Classic Songs to Be Discovered, Derivative Works, Influenced, Music, My Stories, Unsung Heroes

Saxon – The Eagle Has Landed

It’s very Sabbath like in the Intro, just plodding along and slowly percolating. It almost feels like Hetfield was listening and wrote “The Outlaw Torn” many years later based on this song. 

When the “Stormbringer” influenced riff from Deep Purple comes in, well, it’s time to bang that head, cause metal health has got me going crazy.

That clean tone melodic riff that appears at about 2.30 for the verse, if it was in the hands of Tool, would be jammed on until it’s a twelve minute song.

Travelled across the universe
And placed the lonely flag
Out there in isolation
At the final, the final frontier

The U.S had a lot riding on this Moon mission in their Cold War showdown against the U.S.S.R. The Wright Brothers made the first controlled, sustained flight of a powered, heavier-than-air aircraft on December 17, 1903. 60 plus years later, engineering and innovation put man on the moon, and mathematics returned them home.

I remember in Superman 2, when General Zod and his accomplices arrived on the moon and heard the term “Houston”, believing that is the name of this new world that was going to be theirs for the taking. But the son of their greatest enemy was also on Earth (aka Houston). They don’t make movies like that anymore, with great script writing because the effects and the technology just wasn’t there to fill up space, so dialogue had to take the place of green screens.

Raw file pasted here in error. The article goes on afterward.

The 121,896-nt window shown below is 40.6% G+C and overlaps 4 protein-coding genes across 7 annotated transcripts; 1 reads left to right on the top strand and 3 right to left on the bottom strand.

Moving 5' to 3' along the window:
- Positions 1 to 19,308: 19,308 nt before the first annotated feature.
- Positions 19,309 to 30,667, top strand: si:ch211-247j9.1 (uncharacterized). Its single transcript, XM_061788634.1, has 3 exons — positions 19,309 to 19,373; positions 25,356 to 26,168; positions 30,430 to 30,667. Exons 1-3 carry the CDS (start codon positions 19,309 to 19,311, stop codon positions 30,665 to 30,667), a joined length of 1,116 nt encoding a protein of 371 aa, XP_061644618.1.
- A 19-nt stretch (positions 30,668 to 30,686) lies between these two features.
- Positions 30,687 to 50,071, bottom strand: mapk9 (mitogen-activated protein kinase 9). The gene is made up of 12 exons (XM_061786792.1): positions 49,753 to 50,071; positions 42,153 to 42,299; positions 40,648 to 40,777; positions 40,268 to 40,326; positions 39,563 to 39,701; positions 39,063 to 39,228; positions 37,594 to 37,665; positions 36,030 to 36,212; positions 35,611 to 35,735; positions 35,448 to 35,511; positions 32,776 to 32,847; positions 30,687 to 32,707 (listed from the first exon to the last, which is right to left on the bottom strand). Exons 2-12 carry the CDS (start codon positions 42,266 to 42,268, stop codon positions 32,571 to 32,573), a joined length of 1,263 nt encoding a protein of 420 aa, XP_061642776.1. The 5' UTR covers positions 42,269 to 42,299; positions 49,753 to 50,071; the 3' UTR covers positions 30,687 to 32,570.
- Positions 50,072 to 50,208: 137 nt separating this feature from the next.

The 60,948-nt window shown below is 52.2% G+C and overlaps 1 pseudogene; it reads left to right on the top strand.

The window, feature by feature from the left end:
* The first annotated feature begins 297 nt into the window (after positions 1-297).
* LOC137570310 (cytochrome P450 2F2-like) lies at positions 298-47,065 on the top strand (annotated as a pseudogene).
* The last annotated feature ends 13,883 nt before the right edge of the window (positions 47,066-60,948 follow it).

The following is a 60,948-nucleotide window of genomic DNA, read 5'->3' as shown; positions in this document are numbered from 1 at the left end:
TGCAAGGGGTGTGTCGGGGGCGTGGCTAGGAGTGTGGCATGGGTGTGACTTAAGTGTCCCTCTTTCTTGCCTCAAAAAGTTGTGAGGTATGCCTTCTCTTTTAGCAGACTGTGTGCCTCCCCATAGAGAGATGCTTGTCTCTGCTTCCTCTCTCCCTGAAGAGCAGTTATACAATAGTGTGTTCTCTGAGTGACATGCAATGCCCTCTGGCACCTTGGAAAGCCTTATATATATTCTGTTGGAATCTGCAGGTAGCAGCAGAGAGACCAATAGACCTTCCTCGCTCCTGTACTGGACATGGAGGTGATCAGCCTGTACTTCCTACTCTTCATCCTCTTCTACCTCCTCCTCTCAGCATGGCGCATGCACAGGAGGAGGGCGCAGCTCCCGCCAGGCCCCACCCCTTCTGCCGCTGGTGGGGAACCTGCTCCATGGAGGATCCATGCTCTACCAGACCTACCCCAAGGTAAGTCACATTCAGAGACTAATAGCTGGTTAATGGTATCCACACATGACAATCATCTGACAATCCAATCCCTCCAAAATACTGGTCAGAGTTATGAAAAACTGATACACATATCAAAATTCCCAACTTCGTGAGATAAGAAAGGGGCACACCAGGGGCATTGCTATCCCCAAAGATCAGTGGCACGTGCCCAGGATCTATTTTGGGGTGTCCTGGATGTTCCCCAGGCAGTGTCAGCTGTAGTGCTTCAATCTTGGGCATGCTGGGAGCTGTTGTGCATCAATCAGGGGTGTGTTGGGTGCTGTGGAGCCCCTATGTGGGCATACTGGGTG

The world’s in celebration
As we wait for your return
You took a giant leap for mankind
On another, on another world

The moon landing fascinated people.

After another half a dozen more trips, the moon trips got canned. People got bored and didn’t really care anymore. That great leap for mankind was like blah, many years later.

And conspiracy theories exist about the images shown to the world.

Are they filmed in a studio or are the images the real ones from the Moon?

Also, in order to bring the astronauts home, the engineers still weren’t sure. They were using mathematics on the fly, trying to calibrate how and when.

Take it easy, take it slow

And for the last 40 seconds, Saxon ramped it up.

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